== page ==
State Museum of Natural History
Biodiversity Data Centre

Sardinella aurita Valenciennes, 1847

  • Alosa senegalensis Bennett, 1831
  • Clupea allecia Rafinesque, 1810
  • Clupanodon pseudohispanica (Poey, 1860)
  • Clupea aurovittata Swainson, 1838
  • Clupea caeruleovittata Richardson, 1846
  • Clupea venulosa Steinitz, 1927
Vernacular Name
Round Sardinella, Bang, Black Sprat, False Sardine, Fry-dry, Gilt Sardine, Herring, Pilchard, Round Sardinelle, Round Sardines
Conservation status
No status defined
Value of species
Disjunct populations of S. aurita in the western and eastern Atlantic are in need of further study to determine their taxonomic status (Whitehead 1985). Sardinella brasiliensis is a species which has been described from the southeast Brazilian Bight and is a valid species according to Eschmeyer (Figueiredo et al. 2010). There are reports of sympatric occurrence with S. aurita in the Gulf of Mexico; however, these may be based on misidentifications (Kinsey et al. 1994). We accept the conclusions presented in Tringali and Wilson (1993) that S. brasiliensis is a junior subjective synonym of S. aurita. This species is distributed across the Atlantic Ocean. In the western Atlantic it is known from Cape Cod, Massachusetts south along the U.S., Bermuda, the Bahamas, throughout the Gulf of Mexico and Caribbean Sea, and along the South American coast to Argentina (Smith 1997). In the eastern Atlantic it is known throughout the Mediterranean Sea south along West Africa to Saldana Bay, South Africa including the Canary Islands. Utilizing mitochondrial DNA control region, a highly variable marker suitable for population-level studies, researchers found that there is virtually no gene flow between the Mediterranean and eastern central Atlantic (Chikhi et al. 1997). Population size and structure of S. aurita is strongly tied to climatic events. Recent hydrological changes in the northern Gulf of Guinea have been implicated in observed increases in catches of S. aurita in Côte d'Ivoire and Ghana, as well as changes in spatial and seasonal distributions (Binet and Servain 1993). Throughout the Gulf of Mexico, schools follow planktonic food populations, from warm coastal pelagic waters to inshore, making them fairly ubiquitous. Mediterranean: This species was commercially valued in the Mediterranean until the 1970's, after which, demand declined (A. Di Natale pers. comm. 2007). A Mediterranean stock assessment conducted by GSA3 (in 2003) assessed its population as stable (O. Kada pers comm. 2007). It is harvested at low levels in Northern Europe and in the Mediterranean Sea, as the large majority of harvests (>85%) originate from the Eastern Central Atlantic fishing zone, in waters regulated by CECAF. This pelagic species schools in subtropical coastal waters from inshore to the shelf edge. It prefers clear saline water with a minimum temperature of 24°C. It approaches the coast and shoals near the surface during periods of upwelling, but retreats below the thermocline in the hot season, to depths of 200 to 350 m off West Africa. It diurnally migrates, often rising to surface at night and dispersing. It mainly feeds on zooplankton, especially copepods. Juveniles take phytoplankton (Bianchi et al. 1993). It perhaps breeds throughout the year (from June to September for the Mediterranean Sea, the season starts earlier in the east areas), but with distinct peaks. In some areas there are two main spawning periods. The spawning period off Venezuela extends from November to June; perhaps mid-June to end of September off North America. For the Gulf of Mexico, conflicting results suggest that spawning occurs either year-round with less spawning during May to September (Houde et al. 1979), or with peak spawning during April to September (Sutter et al. 1992). The breeding pattern is extremely complex, with two principal spawning periods in some areas (linked with upwelling regimes off West Africa). Juveniles tend to stay in nursery areas, but upon maturity they rejoin adult stocks offshore. It has a possible inshore/offshore migration off Florida and off Venezuela, adults live on the shelf and migrate along the shelf. Growth is rapid, with fish reaching about 15 cm during their first year. Maturity occurs during year 2 and longevity is to about 6 years. Spanish sardine off Florida have short life spans (4 years) and can reach a fork length of 7.5 inches. Growth is sexually dimorphic; females have higher growth rates and larger maximum lengths than males (Sutter et al. 1992). Maximum ages of 3-4 years and fork lengths of 7.5-7.9 inches for females and 6.7-7.5 inches for males have been commonly observed. Minimum length at sexual maturity is approximately 13 cm FL; it is approximately 4.3 inches in Florida (corresponding to one-year-old fish) (FWRI 2010). Batch fecundity is 21,240 to 146,729 (Munroe 2002). Using equation 5 of section 4.4 of the IUCN Red List User Guidelines (2008), generation length was estimated to be 4 years.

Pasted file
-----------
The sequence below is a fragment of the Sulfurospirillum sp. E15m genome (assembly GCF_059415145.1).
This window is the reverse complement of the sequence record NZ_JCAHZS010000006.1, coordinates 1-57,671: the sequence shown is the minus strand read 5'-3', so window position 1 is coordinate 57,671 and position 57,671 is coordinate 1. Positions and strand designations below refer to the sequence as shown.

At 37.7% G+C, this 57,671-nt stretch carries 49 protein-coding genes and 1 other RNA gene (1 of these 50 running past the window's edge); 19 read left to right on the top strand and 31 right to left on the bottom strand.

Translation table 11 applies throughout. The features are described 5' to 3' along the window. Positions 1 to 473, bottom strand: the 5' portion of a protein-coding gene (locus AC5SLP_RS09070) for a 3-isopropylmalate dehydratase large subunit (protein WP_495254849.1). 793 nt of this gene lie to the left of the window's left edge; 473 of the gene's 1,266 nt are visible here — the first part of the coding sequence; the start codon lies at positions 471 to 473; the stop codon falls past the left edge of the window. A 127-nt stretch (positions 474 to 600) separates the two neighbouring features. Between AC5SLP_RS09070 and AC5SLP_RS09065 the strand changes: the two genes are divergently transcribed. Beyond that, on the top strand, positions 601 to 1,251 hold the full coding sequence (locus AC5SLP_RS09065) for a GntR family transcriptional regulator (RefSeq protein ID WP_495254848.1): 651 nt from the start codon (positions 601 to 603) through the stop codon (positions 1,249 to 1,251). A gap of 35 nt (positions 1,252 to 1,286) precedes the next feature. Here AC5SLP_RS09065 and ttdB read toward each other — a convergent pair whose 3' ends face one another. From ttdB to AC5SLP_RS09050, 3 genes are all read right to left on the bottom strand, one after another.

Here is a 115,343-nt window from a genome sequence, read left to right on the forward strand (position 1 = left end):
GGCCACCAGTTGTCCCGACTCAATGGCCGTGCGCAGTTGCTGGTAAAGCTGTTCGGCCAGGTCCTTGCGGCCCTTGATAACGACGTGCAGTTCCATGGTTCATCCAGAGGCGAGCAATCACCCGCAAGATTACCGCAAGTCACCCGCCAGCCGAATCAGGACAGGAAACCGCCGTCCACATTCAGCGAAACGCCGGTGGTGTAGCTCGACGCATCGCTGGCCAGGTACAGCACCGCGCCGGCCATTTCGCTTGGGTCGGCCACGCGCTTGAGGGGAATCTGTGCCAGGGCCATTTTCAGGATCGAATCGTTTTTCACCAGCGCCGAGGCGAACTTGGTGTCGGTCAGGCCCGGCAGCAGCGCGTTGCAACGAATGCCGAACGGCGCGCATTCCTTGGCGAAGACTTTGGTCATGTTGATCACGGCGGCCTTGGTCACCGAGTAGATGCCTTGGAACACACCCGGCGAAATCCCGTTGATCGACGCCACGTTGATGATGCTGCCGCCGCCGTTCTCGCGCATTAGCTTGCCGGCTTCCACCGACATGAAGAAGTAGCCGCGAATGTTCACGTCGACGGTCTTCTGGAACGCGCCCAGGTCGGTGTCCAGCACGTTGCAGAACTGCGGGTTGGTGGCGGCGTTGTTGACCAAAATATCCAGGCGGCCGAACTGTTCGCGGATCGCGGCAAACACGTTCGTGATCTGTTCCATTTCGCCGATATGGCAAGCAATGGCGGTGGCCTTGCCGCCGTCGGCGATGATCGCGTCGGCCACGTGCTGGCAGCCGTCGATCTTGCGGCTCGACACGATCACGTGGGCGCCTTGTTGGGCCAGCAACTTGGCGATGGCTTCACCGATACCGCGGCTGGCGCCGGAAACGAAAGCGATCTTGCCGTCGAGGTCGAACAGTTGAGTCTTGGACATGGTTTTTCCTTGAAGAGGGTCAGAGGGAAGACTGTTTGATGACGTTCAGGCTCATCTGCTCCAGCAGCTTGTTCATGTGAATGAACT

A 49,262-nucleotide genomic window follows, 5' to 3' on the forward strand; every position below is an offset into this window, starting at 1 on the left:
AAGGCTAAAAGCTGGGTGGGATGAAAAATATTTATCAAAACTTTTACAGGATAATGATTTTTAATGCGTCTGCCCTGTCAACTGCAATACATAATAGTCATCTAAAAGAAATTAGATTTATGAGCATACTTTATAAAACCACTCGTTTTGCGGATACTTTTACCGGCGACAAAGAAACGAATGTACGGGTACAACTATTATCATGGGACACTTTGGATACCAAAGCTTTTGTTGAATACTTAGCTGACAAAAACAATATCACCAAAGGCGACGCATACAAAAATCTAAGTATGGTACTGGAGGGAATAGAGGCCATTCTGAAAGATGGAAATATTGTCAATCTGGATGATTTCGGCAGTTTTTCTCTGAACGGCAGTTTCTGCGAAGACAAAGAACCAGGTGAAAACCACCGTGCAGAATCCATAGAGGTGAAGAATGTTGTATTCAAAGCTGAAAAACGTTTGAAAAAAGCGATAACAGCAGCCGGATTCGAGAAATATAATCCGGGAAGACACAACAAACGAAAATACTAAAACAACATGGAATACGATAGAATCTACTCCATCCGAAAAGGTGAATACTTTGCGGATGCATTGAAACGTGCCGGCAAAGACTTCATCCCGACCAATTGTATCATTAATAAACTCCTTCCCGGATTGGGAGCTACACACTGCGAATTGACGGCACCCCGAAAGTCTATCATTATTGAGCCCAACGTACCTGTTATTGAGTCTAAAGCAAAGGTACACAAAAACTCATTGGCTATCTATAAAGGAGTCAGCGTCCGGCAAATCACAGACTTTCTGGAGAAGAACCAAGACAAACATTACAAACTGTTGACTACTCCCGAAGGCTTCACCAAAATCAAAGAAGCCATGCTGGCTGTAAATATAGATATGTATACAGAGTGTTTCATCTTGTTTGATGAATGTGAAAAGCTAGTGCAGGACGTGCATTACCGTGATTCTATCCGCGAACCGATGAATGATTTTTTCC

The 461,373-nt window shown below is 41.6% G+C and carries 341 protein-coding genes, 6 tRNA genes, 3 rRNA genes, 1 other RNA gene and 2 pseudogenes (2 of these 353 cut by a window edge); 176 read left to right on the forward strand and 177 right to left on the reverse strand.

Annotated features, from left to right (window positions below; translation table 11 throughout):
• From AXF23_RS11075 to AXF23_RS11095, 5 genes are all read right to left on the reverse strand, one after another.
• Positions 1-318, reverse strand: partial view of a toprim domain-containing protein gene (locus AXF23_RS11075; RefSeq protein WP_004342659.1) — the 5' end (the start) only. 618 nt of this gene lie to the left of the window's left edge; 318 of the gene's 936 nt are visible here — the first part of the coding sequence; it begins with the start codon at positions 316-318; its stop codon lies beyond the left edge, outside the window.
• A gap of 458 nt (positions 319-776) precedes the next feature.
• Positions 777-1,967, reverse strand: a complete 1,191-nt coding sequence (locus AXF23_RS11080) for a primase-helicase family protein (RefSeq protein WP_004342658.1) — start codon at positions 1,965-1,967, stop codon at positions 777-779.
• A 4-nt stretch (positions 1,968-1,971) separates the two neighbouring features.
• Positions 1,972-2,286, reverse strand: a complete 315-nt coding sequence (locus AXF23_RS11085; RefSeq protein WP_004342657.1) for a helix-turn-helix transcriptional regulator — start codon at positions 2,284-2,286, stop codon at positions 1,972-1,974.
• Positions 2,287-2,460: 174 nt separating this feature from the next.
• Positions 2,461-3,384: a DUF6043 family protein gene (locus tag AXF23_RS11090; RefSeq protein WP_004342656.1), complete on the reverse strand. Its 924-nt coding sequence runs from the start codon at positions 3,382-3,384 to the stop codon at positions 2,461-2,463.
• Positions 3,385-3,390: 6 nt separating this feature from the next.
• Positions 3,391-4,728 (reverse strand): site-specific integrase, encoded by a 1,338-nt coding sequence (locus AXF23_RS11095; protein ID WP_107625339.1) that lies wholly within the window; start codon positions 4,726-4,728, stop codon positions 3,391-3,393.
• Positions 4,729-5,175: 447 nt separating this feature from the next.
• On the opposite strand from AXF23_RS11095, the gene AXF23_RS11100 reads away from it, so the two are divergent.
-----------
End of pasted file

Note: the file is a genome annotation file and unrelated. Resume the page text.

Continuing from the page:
Book reference
  • Соколов Н.Ю. Каталог колекції круглоротих і риб Державного природознавчого музею НАН України // Наукові записки Державного природознавчого музею. – Львів, 2004. – Т.19. – С. 15-28.
    View source

Taxonomic branch